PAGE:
The Porsche Team goes into its second season with an evolution of the 919 Hybrid. One of the pillars of the development process is experience. It also plays a significant role in communications during the race. Strict rules govern the intense radio communications that take place at full racing speed. But how does the communication between the race car and the pit work?
The 919 Hybrid is equipped with hundreds of sensors. For example, they measure the amount of fuel in the petrol tank, the system's hydraulic pressure, the oil and braking temperatures, the accelerator position, the voltage. Or they record the vehicle behaviour when the brakes are applied or while cornering. The driver is fully transparent, like glass. Nothing escapes the engineers' notice. But they are not allowed to take direct action. One-directional telemetry – the car transmits data to the pit – is the permitted standard. Bi-directional telemetry – engineers having direct influence on the car – is prohibited. That's why the voice radio plays a central role.
Who talks to whom? Only one person talks to the driver so that he is not subject to excessive distraction – his racing engineer. Each vehicle has one, and he sits in the command stand at the pit lane wall. He in turn receives a lot of different information. The engineers keep him up to speed about the car's condition, and about the competitors' behaviour. The strategy engineer discusses suggestions for the respective situation with him, the crew chief wants to know if the tyres should be changed during the next fuel stop, and if yes, which set of tyres should be mounted.
The racing engineer needs to be able to stay exceptionally level-headed. His radio channels are not prioritised, he hears people all talking at the same time. And he must never, ever miss anything the driver says. If he reports that the car's handling is changing or the tyre performance is deteriorating, it means action is needed. Just don't rush anything! When the driver radios that driving with smooth-tread slicks is no longer possible with the rain setting in, the racing engineer has only seconds to assess the situation. If the engineer monitoring the weather satellite images tells him that the rain will stop shortly, and the colleague watching the competitors tells him that the rival is already heading to the pit for a tyre change, it might be beneficial to reassure the driver and have him stay on the track. “Keep the car on track, rain will stop soon, don’t worry, you are doing well, mate.” The sonorous voice of Stephen Mitas, car no. 19's racing engineer, conceals the stress that he is under. He also has to be able to take risks and gamble to gain an advantage over the competition. As a precautionary measure, the racing engineer radios the crew chief and the mechanics: “Prepare yourselves for car no. 19. Full service. Fuelling, tyre and driver change.”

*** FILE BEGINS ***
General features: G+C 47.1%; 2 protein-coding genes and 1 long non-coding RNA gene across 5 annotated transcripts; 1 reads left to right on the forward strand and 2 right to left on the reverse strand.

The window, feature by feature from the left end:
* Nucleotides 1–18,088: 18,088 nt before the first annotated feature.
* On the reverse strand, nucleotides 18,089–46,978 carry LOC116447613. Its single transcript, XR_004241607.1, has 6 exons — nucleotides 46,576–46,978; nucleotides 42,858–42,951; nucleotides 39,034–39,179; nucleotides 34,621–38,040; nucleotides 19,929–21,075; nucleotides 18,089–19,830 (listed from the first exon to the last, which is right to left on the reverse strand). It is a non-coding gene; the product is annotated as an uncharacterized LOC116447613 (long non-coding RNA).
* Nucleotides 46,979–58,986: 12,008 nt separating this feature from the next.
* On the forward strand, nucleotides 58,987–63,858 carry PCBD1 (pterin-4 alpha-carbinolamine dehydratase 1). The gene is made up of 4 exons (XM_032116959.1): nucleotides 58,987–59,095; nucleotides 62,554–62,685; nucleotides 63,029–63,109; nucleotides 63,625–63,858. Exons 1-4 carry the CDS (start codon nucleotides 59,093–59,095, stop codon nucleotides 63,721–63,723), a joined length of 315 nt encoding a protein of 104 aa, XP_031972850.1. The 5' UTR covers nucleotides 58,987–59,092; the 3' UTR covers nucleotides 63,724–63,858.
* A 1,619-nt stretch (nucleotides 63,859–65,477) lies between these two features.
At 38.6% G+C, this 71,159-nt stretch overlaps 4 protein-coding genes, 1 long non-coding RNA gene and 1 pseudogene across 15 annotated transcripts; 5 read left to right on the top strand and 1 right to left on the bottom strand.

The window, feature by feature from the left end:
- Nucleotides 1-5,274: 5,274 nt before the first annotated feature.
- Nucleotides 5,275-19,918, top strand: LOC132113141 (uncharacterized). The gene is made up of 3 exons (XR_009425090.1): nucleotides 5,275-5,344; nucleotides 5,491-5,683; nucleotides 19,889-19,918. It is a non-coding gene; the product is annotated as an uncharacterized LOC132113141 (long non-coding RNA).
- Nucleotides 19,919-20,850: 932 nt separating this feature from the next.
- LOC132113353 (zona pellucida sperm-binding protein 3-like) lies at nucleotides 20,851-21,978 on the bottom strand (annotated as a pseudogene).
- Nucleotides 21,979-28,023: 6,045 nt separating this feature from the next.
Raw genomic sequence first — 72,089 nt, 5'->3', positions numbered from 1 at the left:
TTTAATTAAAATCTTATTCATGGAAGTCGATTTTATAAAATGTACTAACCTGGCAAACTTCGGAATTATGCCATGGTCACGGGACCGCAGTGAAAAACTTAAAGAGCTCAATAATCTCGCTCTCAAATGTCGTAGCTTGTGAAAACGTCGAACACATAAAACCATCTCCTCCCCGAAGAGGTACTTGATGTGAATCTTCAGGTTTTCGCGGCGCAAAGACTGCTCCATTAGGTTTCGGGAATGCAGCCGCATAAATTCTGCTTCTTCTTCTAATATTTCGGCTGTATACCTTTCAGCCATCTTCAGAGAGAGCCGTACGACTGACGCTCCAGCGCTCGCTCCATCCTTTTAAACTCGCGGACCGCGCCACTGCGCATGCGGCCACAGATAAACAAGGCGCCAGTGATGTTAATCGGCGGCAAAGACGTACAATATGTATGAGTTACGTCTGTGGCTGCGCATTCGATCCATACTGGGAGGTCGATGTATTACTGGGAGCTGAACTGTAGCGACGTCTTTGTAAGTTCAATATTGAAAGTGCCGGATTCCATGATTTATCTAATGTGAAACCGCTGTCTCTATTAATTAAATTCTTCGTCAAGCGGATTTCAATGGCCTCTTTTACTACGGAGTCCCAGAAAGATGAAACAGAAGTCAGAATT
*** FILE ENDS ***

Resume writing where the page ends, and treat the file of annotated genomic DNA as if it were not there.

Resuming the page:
Race Control is also listening in. If a driver radios “Blue flag, blue flag! ” from an LMP1 vehicle – the premier class in the World Endurance Championship – he is complaining about being obstructed while lapping backmarkers. Race Control must then ensure that the the driver to be lapped is actually shown the blue “make-room-flag” and if necessary, punish the driver who ignores the signal. Sometimes the dialogues between driver and racing engineer make it to the television screen to entertain the viewers. Some codes, however, can only be understood by team members, as the rivals are also listening in.
* Data determined in the NEDC (New European Driving Cycle) in accordance with the Euro 6 (715/2007/EC, 195/2013/EC and ECE-R 101.01) measurement method. The figures do not refer to an individual vehicle nor do they constitute part of the offer. They are intended solely as a means of comparing different types of vehicle. Fuel consumption calculated for vehicles with standard specification only. Actual consumption and performance may vary with items of optional equipment. A vehicle’s fuel consumption and CO2 emissions depend not only on its efficient use of fuel but also on driving style and other non-technical factors. The latest Porsche models with a petrol engine are designed to operate on fuels with an ethanol content of up to 10 %. You can obtain further information about individual vehicles from your Porsche Centre. Consumption figures were obtained on the basis of standard equipment. Special equipment may affect consumption and performance.** These data were obtained using the Euro 5 measurement method (715/2007/EC and 692/2008/EC) in the NEDC (New European Driving Cycle) with standard equipment. The information does not refer to an individual vehicle and is not part of the offer, but is simply provided so that comparisons can be made between different types of vehicle. Further, up to date information on the individual vehicles can be obtained from your Porsche Centre. Consumption figures were obtained on the basis of standard equipment. Special equipment may affect consumption and performance.